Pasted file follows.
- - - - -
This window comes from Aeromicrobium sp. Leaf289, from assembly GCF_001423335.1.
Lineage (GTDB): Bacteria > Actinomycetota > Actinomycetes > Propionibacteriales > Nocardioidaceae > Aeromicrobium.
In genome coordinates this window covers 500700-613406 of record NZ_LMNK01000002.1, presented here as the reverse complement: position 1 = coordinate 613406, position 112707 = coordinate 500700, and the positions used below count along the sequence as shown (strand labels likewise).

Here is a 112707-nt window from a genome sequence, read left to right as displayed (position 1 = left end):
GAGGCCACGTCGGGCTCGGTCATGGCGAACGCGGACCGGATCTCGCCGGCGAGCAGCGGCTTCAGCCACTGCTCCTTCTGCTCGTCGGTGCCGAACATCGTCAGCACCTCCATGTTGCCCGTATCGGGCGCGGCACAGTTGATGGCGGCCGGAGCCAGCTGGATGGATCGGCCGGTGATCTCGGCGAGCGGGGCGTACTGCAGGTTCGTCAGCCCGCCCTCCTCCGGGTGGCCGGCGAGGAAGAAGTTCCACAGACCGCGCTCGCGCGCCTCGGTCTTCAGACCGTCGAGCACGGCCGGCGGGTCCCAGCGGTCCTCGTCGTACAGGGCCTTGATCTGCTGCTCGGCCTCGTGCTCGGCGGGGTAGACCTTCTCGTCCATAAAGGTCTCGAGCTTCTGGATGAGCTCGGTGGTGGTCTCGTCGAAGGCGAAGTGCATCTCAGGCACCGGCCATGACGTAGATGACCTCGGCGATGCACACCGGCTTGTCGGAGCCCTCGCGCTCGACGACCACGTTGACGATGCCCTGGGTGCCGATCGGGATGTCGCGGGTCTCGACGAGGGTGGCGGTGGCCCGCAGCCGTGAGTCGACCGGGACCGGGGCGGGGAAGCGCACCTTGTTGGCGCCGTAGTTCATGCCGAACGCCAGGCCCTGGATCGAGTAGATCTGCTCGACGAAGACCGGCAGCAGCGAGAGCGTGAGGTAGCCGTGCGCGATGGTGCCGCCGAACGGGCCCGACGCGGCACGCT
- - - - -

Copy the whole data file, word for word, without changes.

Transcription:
This window comes from Aeromicrobium sp. Leaf289, from assembly GCF_001423335.1.
Lineage (GTDB): Bacteria > Actinomycetota > Actinomycetes > Propionibacteriales > Nocardioidaceae > Aeromicrobium.
In genome coordinates this window covers 500700-613406 of record NZ_LMNK01000002.1, presented here as the reverse complement: position 1 = coordinate 613406, position 112707 = coordinate 500700, and the positions used below count along the sequence as shown (strand labels likewise).

Here is a 112707-nt window from a genome sequence, read left to right as displayed (position 1 = left end):
GAGGCCACGTCGGGCTCGGTCATGGCGAACGCGGACCGGATCTCGCCGGCGAGCAGCGGCTTCAGCCACTGCTCCTTCTGCTCGTCGGTGCCGAACATCGTCAGCACCTCCATGTTGCCCGTATCGGGCGCGGCACAGTTGATGGCGGCCGGAGCCAGCTGGATGGATCGGCCGGTGATCTCGGCGAGCGGGGCGTACTGCAGGTTCGTCAGCCCGCCCTCCTCCGGGTGGCCGGCGAGGAAGAAGTTCCACAGACCGCGCTCGCGCGCCTCGGTCTTCAGACCGTCGAGCACGGCCGGCGGGTCCCAGCGGTCCTCGTCGTACAGGGCCTTGATCTGCTGCTCGGCCTCGTGCTCGGCGGGGTAGACCTTCTCGTCCATAAAGGTCTCGAGCTTCTGGATGAGCTCGGTGGTGGTCTCGTCGAAGGCGAAGTGCATCTCAGGCACCGGCCATGACGTAGATGACCTCGGCGATGCACACCGGCTTGTCGGAGCCCTCGCGCTCGACGACCACGTTGACGATGCCCTGGGTGCCGATCGGGATGTCGCGGGTCTCGACGAGGGTGGCGGTGGCCCGCAGCCGTGAGTCGACCGGGACCGGGGCGGGGAAGCGCACCTTGTTGGCGCCGTAGTTCATGCCGAACGCCAGGCCCTGGATCGAGTAGATCTGCTCGACGAAGACCGGCAGCAGCGAGAGCGTGAGGTAGCCGTGCGCGATGGTGCCGCCGAACGGGCCCGACGCGGCACGCT